Independent review identifies £291m shortfall in Northern Ireland education budget

The Independent Review of Education in Northern Ireland, which was a key commitment in New Decade New Approach, raises major concerns of an ongoing “funding crisis." Credit: PA

The education budget in Northern Ireland needs an additional £291million to address special educational needs and meet a funding gap with England and Wales, an independent review has found.

The Independent Review of Education in Northern Ireland, which was a key commitment in New Decade New Approach, raises major concerns of an ongoing “funding crisis."

It said education in Northern Ireland needs £155m to address a funding gap with England and Wales while £136m is needed to address the additional cost of having a considerably higher proportion of pupils with statements of special educational needs.

Panel chairman Dr Keir Bloomer said education in Northern Ireland has “suffered from years of underfunding."

He said the report has far-reaching recommendations to “radically reform” the education landscape in the region.

Dr Bloomer said: “Our analysis shows that recurrent funding for the Department of Education has reduced in real terms by £145 million over the last 11 years while the pupil population increased by 7%.

“During that time, per-pupil funding reduced in real-terms by around 11%.

"These cuts are having a lasting and detrimental impact on learners, and need to be reversed.”

The panel also claimed funding in Northern Ireland is inequitable compared to other parts of the UK.

Dr Bloomer said: “The 2023/24 budget for the Department of Education, as announced by the Secretary of State for Northern Ireland in April 2023, was 2.5% less than the prior year budget.

"This compares unfavourably to the 6.5% planned rise in the English schools budget."

The report, which was published on Wednesday following two years of work, makes 25 recommendations, including that all learners should, by law, remain in education or apprenticeship/training until age 18.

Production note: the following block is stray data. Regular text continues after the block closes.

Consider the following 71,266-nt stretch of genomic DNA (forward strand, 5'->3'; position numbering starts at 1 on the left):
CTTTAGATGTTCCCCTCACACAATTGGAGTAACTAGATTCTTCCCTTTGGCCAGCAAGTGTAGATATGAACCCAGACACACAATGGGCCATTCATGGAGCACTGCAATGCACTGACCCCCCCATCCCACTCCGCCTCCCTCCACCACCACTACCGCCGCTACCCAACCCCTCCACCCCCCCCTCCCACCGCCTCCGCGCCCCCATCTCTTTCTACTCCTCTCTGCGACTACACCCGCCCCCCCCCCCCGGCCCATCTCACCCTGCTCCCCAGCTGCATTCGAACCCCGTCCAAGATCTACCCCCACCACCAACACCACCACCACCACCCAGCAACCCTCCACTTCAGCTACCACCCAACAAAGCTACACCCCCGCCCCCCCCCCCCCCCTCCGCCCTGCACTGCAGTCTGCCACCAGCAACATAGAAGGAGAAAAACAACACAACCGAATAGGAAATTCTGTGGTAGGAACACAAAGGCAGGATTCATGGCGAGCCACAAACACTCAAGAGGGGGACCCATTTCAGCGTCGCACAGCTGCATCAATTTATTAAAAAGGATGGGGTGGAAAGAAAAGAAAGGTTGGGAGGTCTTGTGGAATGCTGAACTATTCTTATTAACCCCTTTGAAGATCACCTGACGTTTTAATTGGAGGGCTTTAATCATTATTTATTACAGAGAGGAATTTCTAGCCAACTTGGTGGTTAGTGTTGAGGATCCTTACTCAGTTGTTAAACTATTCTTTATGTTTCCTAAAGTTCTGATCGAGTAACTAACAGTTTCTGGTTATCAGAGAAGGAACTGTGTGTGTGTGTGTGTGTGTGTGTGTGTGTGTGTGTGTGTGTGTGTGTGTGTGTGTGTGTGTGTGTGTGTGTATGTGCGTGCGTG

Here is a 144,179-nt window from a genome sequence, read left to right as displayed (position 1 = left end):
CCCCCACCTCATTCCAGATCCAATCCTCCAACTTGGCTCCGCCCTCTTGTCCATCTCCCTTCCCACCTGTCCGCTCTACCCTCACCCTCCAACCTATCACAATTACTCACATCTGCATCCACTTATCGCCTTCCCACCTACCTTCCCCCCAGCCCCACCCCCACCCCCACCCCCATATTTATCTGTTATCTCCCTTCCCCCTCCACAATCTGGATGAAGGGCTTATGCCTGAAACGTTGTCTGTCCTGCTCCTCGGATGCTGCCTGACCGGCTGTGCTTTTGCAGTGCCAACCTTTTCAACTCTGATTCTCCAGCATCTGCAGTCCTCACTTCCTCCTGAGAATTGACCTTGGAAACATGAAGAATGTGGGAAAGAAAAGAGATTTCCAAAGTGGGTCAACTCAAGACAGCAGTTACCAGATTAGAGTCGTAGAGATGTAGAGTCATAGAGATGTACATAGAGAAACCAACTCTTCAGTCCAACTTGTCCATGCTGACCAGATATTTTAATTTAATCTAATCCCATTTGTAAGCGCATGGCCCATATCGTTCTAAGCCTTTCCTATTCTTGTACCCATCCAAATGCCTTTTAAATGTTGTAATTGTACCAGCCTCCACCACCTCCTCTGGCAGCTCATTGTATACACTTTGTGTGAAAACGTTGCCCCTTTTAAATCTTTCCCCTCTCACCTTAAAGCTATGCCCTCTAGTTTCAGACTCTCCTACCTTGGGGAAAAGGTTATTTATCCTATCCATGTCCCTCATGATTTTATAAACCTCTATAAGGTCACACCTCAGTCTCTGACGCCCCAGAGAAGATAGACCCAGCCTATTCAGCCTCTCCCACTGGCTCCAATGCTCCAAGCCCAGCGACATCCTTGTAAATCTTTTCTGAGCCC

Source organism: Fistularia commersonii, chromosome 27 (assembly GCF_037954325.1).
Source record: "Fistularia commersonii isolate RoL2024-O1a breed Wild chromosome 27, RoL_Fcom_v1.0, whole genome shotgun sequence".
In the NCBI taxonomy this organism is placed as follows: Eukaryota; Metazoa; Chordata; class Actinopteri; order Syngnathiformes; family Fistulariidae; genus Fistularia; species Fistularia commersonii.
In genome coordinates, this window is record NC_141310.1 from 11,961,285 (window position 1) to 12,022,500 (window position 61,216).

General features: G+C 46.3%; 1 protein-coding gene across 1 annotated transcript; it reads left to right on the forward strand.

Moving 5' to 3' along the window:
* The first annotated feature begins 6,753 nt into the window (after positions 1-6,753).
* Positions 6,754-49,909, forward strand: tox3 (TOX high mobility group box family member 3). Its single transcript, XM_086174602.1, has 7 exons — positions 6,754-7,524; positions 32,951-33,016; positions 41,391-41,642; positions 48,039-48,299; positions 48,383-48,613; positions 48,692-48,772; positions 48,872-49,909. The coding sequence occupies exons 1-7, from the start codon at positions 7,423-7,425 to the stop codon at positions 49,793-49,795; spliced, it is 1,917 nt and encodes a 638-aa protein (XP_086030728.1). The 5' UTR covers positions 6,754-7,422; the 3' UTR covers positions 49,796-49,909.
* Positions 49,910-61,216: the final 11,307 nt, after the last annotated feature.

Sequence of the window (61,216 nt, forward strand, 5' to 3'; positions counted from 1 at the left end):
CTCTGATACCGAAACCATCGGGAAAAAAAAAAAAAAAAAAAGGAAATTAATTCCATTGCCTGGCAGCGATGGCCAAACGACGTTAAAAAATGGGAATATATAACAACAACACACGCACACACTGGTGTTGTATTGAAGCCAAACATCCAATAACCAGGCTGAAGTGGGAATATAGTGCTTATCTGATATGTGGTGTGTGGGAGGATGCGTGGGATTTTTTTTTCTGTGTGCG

This could involve full-time education or training, or spending at least 20 hours per week working or volunteering while in part-time education or training.

The report recommends the formation of a single unified department to oversee “learning and skills” by merging some of the responsibilities of the Department for the Economy with the Department of Education.

The panel also concluded that further education should be reformed to reduce costs and support lifelong learning.

This would involve simplifying the qualification system, expanding the number of university places and a single college governance model with fully integrated shared services operating via local campuses to replace the current regional colleges.

In addition, it seeks the expansion of early-years education so that all two-year-olds receive up to 20 hours per week.

Other key points among the 25 recommendations include the need to prioritise investment in education, “promote learners learning together”, reform the curriculum and increase the age of educational participation to 18.

It also focuses on access to the curriculum for all pupils, the prospects of moving towards a single education system, securing greater efficiency in delivery costs, and raising standards.

It recommends there should be a limit on the number of students transferring to post-primary schools based on academic criteria and increased flexibility for students to transfer to different institutions.

The panel said there should be a new plan for the school network to promote greater community cohesion under a single strategic planning authority.

This process could potentially create 177 new “jointly managed community schools” by merging schools from different sectors.

This would result in one in five pupils enrolled in such schools by 2031.The panel recommends that all schools should take steps to ensure a greater mix of religious background in their pupil population.

The report said the reformed network could generate maximum annual savings of approximately £100 million for reinvestment in education.

The reform of the school network follows concern over the number of small schools in Northern Ireland, with more than 245 primary schools below minimum thresholds for pupils – 21 of which had fewer than 30 pupils.

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